Brad Pitt Hopes ‘Ad Astra’ Will Redefine Masculinity

The star discussed what he hopes audiences will glean from his new space epic.

Brad Pitt Ad Astra Reviews
Brad Pitt’s Ad Astra finally arrives in theaters this fall. Francois Duhamel. Copyright Twentieth Century Fox

After two release date delays, we began to worry that James Gray’s space epic Ad Astra would never arrive. But the cerebral and original sci-fi feature has finally made its worldwide premiere at the Venice Film Festival and will land in theaters this fall. Once it does, star Brad Pitt hopes the film—which follows his astronaut protagonist Roy McBride on a journey to the farthest reaches of the solar system to find his lost father (Tommy Lee Jones)—will deconstruct the traditional notions of masculinity.

“Having grown up in an era where we’re taught to be strong, not show weakness, don’t be disrespected,” Pitt said at the film’s Venice press conference. “There’s a certain value in that, but there’s also a barrier that’s created with this kind of embracing of the self, because you’re denying, in a sense, those pains or the things you feel shame, whether real or imagined.”

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He continued: “We were asking the question, is there a better definition for us? Does being more open provide you with a better relation with your loved ones and with yourself? At the end of the day, that’s certainly what we were after.”

The movie may question humanity’s place in the cosmos, but it will do so through the lens of a very personal and singular trek.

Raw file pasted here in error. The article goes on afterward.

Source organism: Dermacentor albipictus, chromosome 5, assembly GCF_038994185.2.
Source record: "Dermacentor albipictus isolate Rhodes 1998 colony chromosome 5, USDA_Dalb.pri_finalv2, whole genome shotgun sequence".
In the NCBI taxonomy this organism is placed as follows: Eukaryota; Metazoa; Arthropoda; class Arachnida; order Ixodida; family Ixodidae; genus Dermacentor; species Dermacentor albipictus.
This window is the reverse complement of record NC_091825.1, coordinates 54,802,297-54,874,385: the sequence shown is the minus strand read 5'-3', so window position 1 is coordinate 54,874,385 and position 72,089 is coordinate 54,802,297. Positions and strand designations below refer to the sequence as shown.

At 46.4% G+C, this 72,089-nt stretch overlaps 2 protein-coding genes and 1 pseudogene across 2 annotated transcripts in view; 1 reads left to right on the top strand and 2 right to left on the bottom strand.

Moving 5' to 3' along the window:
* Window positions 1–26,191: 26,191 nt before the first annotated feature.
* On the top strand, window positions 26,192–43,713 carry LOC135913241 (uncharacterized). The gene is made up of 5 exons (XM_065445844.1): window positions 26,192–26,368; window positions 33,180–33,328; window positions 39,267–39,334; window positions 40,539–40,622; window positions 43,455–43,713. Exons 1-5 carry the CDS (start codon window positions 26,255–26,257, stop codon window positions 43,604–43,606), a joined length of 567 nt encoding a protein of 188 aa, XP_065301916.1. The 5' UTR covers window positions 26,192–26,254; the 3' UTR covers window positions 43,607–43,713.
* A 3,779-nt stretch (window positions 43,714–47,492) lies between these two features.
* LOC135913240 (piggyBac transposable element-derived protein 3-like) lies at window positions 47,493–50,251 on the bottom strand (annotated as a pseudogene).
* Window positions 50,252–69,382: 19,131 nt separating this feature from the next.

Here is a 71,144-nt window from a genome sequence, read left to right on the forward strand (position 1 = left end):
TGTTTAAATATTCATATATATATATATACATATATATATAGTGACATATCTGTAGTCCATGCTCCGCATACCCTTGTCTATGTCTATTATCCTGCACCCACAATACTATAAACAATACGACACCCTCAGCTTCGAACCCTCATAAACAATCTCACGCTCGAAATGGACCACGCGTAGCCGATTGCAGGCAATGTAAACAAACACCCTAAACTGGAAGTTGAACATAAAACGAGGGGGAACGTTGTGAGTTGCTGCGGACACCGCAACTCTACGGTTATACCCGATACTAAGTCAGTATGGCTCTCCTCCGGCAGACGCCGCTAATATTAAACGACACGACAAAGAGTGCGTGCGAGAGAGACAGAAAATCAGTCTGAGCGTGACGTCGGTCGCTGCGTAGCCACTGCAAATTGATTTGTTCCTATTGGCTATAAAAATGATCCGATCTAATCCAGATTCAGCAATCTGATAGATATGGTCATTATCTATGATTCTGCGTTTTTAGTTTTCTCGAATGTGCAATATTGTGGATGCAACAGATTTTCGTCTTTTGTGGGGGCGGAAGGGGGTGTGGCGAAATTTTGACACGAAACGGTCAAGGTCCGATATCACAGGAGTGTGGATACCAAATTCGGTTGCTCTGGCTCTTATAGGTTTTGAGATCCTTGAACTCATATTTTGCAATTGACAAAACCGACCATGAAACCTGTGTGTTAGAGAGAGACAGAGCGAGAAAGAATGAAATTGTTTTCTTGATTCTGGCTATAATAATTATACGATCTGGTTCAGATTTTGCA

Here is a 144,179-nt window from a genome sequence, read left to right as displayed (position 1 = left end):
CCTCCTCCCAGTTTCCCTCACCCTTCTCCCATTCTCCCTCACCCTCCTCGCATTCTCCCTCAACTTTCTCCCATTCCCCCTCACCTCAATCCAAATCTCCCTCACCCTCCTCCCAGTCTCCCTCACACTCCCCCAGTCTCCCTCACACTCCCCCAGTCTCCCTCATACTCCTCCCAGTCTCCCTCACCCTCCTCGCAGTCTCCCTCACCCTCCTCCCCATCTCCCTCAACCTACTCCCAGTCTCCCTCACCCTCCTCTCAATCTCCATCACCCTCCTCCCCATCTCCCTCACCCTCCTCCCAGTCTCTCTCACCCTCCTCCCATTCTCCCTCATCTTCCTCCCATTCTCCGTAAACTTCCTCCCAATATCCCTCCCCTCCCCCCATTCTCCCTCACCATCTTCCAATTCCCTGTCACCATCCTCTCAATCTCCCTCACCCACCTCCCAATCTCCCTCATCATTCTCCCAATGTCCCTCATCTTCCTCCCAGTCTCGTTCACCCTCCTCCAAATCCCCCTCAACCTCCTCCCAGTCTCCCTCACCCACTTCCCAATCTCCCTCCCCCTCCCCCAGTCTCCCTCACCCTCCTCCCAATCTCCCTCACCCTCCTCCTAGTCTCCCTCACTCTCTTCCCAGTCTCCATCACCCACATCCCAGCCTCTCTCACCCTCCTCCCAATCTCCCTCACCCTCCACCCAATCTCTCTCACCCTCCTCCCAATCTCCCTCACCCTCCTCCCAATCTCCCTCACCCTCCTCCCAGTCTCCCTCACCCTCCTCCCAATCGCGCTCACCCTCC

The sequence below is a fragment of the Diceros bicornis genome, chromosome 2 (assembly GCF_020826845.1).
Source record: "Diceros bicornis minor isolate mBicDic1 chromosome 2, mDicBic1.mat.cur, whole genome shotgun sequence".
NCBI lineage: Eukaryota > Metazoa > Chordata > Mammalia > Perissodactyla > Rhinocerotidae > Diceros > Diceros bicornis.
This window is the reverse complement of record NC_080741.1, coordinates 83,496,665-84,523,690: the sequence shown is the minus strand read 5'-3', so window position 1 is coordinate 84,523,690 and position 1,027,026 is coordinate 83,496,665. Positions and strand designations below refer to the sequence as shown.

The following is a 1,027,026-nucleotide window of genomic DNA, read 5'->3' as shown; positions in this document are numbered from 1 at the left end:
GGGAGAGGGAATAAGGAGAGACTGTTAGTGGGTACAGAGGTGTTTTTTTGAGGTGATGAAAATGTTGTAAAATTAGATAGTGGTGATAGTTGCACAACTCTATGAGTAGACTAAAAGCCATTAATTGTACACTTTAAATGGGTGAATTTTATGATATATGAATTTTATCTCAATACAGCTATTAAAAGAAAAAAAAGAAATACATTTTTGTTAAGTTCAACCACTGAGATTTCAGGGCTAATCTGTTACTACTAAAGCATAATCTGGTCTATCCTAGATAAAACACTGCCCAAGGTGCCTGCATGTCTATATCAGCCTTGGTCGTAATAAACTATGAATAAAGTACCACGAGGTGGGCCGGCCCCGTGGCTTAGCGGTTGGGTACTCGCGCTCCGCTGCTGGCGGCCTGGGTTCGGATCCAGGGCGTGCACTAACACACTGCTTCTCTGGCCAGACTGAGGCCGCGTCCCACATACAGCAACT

Gray wants to ground this science fiction tale and display “the most realistic depiction of space travel” ever put to film. Presumably, one motivation behind that beyond the visual ambition is to center the emotional journey of Pitt’s character in a relatable way. The character may be the film’s ostensible hero, but he must be accessible to general audiences and authentic first and foremost—something the director saw in Pitt.

“The key is you cannot worry about being liked or hated or sympathetic or unsympathetic,” Gray said at the press conference. “You can only worry about being honest to who you are, and about being willing to be vulnerable or open. Sometimes that will lead you to dark places and people will love it or hate it, but you can’t worry about that. I tried to establish that dialogue with Brad; Brad certainly did with me, and you let the chips fall where they may.”

Ad Astra will hit theaters on September 20.

Brad Pitt Hopes ‘Ad Astra’ Will Redefine Masculinity